Small and lightweight, the Sigma 15mm f/2.8 EX DG Diagonal Fisheye was manufactured in Canon EF, Nikon F and Pentax K mount options as well as for Sigma’s own cameras for many years. It’s full-frame compatible and naturally somewhat less effective on APS-C format bodies.
Mount: Canon EF, Nikon F, Sigma, Pentax K
Full frame: Yes
Lens construction: 7 elements in 6 groups
Angle of view: 180 degrees
Diaphragm blades: 7
Minimum aperture: f/22
Minimum focusing distance: 0.15m
Maximum magnification ratio: 0.26x
Filter size: Rear gel slot
Funky fisheye distortion is arguably the main feature of this lens, which delivers that classic extra-large portion of barrel distortion, typical of curvilinear lenses. For some though, the more important feature is that it takes in a hugely expansive field of view, equating to 180 degrees measured on the diagonal of the frame. As such, you can capture sweeping landscape vistas with big skies, as well as taking the blinkers off your photography when you’re shooting in cramped interiors.
The Canon EF mount version of the lens has a built-in autofocus motor but other mount options rely on a screw-drive from the camera’s built-in autofocus motor. That’s not really a problem if you’re using any of Nikon’s full-frame DSLRs, for which the lens is intended. However, on entry-level DX (APS-C) format Nikon cameras including the D40, D60, D3xxx and D5xxx series which lack an in-body AF motor, you’ll need to focus manually. Even so, that’s rarely an issue thanks to the massive depth of field you get with a fisheye lens, even at this Sigma’s widest aperture of f/2.8. And for a little extra help, there’s a focus distance scale with depth of field markers printed on the barrel.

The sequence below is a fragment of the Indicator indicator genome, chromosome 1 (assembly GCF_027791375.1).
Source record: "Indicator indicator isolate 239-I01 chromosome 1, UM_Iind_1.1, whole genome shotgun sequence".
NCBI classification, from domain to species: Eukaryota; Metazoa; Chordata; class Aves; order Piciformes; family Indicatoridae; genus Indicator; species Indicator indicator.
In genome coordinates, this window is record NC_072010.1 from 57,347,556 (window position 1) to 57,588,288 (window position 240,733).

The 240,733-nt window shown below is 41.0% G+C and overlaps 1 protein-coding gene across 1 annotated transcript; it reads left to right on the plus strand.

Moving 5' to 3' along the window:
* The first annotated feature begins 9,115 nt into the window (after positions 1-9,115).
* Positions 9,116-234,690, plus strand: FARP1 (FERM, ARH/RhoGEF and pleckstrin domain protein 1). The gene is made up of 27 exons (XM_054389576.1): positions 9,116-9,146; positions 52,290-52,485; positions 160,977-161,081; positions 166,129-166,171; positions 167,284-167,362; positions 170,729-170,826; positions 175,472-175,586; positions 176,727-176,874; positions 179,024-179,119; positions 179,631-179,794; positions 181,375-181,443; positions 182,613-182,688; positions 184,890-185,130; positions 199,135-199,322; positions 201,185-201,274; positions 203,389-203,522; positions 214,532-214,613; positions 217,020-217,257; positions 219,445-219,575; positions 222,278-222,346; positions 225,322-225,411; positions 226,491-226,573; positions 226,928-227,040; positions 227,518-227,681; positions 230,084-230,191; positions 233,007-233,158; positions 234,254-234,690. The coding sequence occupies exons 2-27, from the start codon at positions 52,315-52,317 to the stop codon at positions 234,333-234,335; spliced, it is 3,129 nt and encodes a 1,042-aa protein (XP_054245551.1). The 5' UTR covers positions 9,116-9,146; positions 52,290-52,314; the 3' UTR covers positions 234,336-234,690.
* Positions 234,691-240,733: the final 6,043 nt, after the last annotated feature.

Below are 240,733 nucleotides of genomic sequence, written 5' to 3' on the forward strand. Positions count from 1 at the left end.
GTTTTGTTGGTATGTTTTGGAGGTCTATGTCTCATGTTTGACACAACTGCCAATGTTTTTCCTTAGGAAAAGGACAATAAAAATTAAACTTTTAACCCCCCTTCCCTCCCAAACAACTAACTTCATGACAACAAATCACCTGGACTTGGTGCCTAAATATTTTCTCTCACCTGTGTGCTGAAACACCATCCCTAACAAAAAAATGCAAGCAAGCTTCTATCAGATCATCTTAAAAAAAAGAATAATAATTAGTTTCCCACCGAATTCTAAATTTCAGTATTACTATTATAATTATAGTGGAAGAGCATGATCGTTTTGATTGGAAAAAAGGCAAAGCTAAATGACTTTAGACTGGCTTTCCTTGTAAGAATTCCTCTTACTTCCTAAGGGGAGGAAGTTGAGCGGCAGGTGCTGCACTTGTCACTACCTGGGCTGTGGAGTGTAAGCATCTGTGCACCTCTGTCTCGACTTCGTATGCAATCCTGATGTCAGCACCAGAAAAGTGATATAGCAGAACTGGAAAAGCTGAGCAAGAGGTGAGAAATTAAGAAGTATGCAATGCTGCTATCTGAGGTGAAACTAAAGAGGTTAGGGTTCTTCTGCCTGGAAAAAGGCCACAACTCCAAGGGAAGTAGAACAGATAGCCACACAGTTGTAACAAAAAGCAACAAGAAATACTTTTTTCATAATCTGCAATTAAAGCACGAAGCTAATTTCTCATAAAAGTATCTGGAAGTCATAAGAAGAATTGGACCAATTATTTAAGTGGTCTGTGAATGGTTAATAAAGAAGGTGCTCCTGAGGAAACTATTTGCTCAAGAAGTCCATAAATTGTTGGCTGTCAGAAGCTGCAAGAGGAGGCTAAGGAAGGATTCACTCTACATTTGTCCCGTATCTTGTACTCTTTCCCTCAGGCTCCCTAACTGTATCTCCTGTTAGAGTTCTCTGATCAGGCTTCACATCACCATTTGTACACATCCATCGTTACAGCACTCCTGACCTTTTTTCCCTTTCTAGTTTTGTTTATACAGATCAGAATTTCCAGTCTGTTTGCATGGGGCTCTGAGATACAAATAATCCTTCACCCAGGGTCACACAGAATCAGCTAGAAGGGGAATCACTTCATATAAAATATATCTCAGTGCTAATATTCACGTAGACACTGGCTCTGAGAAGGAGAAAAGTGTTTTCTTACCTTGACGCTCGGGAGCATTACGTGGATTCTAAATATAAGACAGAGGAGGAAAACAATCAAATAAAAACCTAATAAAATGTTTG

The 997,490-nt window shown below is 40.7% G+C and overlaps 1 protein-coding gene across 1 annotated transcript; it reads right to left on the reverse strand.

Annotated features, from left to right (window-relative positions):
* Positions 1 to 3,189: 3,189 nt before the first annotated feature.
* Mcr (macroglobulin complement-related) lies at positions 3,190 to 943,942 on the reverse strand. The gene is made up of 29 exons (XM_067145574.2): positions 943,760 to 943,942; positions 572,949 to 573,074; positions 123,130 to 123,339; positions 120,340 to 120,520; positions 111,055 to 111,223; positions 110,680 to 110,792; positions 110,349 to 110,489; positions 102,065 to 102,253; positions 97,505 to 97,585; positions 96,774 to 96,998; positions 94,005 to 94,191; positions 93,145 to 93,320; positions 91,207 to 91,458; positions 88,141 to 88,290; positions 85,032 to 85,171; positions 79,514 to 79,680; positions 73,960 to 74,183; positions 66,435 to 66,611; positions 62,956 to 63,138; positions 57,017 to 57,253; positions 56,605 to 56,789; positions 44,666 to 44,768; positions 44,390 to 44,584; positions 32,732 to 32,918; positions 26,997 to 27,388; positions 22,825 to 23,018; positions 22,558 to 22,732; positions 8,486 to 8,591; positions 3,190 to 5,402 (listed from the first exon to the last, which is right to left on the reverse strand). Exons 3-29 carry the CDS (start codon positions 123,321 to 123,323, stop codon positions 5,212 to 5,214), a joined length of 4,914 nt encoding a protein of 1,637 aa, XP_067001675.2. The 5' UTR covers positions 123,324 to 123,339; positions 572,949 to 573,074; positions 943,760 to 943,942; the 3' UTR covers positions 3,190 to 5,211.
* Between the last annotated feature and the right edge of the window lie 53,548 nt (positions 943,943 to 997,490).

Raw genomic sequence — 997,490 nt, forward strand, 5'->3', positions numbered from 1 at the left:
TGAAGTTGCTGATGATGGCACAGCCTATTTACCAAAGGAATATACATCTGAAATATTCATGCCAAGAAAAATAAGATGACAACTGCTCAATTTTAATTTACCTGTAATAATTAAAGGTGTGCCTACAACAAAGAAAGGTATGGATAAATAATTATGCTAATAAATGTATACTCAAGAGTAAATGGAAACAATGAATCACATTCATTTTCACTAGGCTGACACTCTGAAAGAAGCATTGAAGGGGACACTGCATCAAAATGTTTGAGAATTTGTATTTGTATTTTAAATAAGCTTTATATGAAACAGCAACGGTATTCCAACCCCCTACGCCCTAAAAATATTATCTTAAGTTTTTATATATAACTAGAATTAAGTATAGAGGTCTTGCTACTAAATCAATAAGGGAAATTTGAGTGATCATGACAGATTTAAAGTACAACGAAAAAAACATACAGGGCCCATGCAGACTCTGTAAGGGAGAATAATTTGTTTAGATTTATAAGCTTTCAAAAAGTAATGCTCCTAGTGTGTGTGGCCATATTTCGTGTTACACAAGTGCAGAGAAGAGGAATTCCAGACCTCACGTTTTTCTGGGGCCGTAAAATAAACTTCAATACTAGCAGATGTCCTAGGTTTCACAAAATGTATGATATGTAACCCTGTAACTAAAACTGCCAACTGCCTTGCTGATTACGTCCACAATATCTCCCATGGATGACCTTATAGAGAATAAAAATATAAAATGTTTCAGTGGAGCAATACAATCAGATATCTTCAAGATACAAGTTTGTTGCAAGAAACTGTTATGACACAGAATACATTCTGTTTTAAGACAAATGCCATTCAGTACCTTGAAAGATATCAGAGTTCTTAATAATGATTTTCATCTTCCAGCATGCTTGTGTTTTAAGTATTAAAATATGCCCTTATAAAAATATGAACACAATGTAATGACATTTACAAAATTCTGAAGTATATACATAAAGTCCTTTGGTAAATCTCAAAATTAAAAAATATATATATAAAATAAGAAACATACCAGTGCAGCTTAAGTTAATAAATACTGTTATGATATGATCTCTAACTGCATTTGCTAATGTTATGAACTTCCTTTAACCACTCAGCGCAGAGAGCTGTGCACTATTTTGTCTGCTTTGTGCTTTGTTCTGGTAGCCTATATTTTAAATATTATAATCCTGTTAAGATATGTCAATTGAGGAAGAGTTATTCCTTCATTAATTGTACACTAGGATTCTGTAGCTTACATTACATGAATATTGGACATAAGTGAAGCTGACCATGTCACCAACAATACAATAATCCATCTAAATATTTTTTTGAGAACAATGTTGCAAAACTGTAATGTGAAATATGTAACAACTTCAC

Sharpness is very good rather than insanely great, but pretty consistent across the image frame and doesn’t drop off much at wide apertures. Color fringing can be noticeable around high-contrast edges towards the corners of the frame but the lens has good resistance against ghosting and flare. All in all, performance and image quality are very satisfying.
We usually run a range of lab tests under controlled conditions, using the Imatest Master testing suite. Photos of test charts are taken across the range of apertures and zooms (where available), then analyzed for sharpness, distortion and chromatic aberrations.
However, due to the relatively small size of test charts and the enormous 180-degree viewing angle of fisheye lenses, it’s impossible for us to generate meaningful lab-test data for them.
You might need to look around to find a new sample of this recently discontinued lens there are plenty to be had in the second-hand market. It’s available in a variety of mount options for full-frame cameras, it comes complete with autofocus and camera-driven aperture control, with good handling characteristics. Image quality is nice and sharp and, as a ‘diagonal fisheye’, it delivers full coverage of the camera’s image sensor for regular, rectangular shaped images with that classic fisheye distortion, and a 180-degree viewing angle measured on the diagonal of the frame.